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This video describes available texts and some of the nuances surrounding the use of text in newspaper design.

By Jeremy Wise

Lead Designer

Text is the most important part of a newspaper. It is where most of the information comes from.

"I think of text as the basic structure of a newspaper -- the bones, if you will," former The Enterprise Ledger Sports Editor Jeremy Wise said. The photographs and different styles of text provide the skin, or the outside beauty, of the product."

There are three types of text one can use in design. You can use sans serif, like Arial and Helvetica, type that does not have little edges on the ends. This type, which is likely either Arial or Helvetica (depending on your Web browser), is an example of a sans serif font.

Another style of text is the serif family of fonts, which do have little edges on the letters. Depending on your browser, you are likely looking at Times New Roman, which is an example of the serif family of texts.

Another style of text is called novelty. Novelty texts, which are often decorative in nature, are mostly used for feature sections or stories and include script (handwriting) text. These are rarely used in day-to-day operations, especially outside the contexts of feature stories or sections.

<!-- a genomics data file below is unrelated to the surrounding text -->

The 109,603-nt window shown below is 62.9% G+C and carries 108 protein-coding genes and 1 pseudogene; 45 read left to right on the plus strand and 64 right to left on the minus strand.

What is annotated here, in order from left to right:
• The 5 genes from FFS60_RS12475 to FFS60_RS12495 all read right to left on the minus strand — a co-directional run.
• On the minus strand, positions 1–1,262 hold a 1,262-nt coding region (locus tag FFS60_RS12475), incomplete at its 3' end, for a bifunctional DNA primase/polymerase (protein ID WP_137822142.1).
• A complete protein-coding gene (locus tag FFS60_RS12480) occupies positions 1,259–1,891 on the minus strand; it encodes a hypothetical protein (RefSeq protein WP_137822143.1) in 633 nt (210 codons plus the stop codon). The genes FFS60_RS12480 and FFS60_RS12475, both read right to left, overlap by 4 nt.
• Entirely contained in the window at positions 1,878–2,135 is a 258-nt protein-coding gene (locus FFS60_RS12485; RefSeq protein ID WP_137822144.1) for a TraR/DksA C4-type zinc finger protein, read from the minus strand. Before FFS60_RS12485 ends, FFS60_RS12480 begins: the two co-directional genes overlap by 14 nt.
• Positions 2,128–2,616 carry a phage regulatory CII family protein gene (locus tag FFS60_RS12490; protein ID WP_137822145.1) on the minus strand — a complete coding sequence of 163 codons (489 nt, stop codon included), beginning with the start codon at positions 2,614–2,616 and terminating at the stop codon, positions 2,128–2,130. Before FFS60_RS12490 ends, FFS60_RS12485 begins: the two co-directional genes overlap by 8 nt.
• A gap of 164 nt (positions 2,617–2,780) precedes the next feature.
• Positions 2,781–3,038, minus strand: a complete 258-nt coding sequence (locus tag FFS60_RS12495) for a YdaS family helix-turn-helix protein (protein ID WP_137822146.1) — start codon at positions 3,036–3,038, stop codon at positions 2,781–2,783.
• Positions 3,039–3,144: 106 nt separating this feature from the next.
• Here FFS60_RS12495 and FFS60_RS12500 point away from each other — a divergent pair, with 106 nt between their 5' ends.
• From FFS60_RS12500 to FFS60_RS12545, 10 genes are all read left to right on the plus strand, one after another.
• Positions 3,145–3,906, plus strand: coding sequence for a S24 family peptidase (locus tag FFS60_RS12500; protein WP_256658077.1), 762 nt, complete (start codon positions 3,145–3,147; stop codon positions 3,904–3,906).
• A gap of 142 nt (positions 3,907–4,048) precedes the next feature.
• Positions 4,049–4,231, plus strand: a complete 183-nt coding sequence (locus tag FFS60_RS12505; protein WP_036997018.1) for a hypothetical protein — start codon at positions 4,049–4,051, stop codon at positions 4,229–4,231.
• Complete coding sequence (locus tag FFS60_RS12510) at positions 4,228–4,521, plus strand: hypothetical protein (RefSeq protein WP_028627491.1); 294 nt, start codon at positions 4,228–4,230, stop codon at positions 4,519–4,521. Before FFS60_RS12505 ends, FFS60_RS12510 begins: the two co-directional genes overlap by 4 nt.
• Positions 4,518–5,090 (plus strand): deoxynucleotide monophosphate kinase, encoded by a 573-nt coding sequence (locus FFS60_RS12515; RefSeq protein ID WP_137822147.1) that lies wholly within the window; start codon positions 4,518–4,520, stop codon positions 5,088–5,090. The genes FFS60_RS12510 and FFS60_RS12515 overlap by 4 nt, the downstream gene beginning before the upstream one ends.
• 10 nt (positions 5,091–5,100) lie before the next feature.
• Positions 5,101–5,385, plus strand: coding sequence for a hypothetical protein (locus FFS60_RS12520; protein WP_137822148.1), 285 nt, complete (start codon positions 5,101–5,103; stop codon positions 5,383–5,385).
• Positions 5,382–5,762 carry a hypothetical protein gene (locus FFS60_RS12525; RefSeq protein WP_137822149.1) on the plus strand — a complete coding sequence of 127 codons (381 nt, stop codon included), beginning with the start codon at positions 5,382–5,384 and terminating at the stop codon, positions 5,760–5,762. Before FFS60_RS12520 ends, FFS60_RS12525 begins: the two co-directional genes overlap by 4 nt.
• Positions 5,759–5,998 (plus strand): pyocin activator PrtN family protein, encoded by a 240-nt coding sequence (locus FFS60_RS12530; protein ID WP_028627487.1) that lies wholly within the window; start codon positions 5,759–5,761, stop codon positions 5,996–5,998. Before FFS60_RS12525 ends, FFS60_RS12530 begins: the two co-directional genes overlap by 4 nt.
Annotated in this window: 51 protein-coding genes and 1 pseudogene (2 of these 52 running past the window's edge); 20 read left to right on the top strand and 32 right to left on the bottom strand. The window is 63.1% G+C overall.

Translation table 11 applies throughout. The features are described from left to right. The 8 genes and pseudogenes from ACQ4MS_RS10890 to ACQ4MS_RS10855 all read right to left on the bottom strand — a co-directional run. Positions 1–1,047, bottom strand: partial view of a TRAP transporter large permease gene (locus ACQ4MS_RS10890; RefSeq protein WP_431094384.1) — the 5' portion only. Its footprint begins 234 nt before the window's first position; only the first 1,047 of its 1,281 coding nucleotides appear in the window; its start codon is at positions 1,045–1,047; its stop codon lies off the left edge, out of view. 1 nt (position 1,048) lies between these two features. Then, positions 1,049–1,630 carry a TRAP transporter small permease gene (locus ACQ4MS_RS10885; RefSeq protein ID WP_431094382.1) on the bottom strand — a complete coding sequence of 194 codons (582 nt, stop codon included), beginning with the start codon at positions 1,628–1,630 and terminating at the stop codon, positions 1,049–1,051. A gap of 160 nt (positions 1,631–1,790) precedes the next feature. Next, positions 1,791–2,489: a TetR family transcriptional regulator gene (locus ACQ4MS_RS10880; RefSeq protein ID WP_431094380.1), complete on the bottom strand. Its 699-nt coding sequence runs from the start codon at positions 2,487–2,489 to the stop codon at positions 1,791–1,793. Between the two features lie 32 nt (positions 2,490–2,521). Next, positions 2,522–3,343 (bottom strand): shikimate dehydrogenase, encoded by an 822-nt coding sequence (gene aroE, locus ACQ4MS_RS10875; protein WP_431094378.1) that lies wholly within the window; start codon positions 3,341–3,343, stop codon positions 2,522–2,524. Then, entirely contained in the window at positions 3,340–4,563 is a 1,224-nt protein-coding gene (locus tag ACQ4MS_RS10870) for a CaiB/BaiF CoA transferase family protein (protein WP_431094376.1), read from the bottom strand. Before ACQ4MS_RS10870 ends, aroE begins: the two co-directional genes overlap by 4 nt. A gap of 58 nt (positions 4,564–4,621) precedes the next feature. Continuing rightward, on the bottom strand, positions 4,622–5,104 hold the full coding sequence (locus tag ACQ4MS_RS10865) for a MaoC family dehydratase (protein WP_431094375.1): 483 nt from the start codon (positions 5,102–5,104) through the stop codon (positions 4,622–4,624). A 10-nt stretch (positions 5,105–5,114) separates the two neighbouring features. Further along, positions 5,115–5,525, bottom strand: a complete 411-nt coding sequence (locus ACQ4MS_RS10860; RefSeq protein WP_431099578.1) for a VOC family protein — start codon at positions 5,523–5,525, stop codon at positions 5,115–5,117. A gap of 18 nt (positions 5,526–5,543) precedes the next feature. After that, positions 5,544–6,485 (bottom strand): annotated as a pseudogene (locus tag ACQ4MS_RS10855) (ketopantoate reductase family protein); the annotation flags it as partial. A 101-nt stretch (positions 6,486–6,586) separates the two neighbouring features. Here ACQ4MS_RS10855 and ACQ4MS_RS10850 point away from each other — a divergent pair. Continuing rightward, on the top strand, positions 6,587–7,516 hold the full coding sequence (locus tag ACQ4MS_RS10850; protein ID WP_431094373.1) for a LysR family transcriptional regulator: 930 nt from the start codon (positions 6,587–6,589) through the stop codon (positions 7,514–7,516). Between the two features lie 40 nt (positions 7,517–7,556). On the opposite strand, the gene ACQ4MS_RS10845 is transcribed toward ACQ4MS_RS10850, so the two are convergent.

If text is the most important part of a newspaper, then getting all of the text in a story in the paper somewhere is critical. Sometimes this is hard, especially in a tough economy when papers are cutting how many pages they are printing.

So, if a designer is running out of space, what can a designer do with the text?

First, you can cut the length of a story, but often by the time the story reaches the designer's hands, it has been edited for unnecessary content. This is usually not a good option, Wise said.

Wise said designers often have different ways to manipulate text in their pagination programs. These include tracking, kerning and leading.

Those three can be used in Web design, so Jason Beaird addresses those concepts in his book "The Principles of Beautiful Web Design."

Beaird described kerning as adjusting space between individual letters, while tracking is adjusting space between different letters in words.

Leading is the space between lines of text, Beaird added.

Wise said while he worked at The Enterprise Ledger, he used tracking the most often to be able to fit text into tight spaces. He said even the slightest adjustments can do a lot of good, especially over a large body of text.

Some other things Wise recommends to keep in mind when working with text include the following:

*Beaird's book was published by SitePoint of Australia in 2007 and was reprinted in 2008.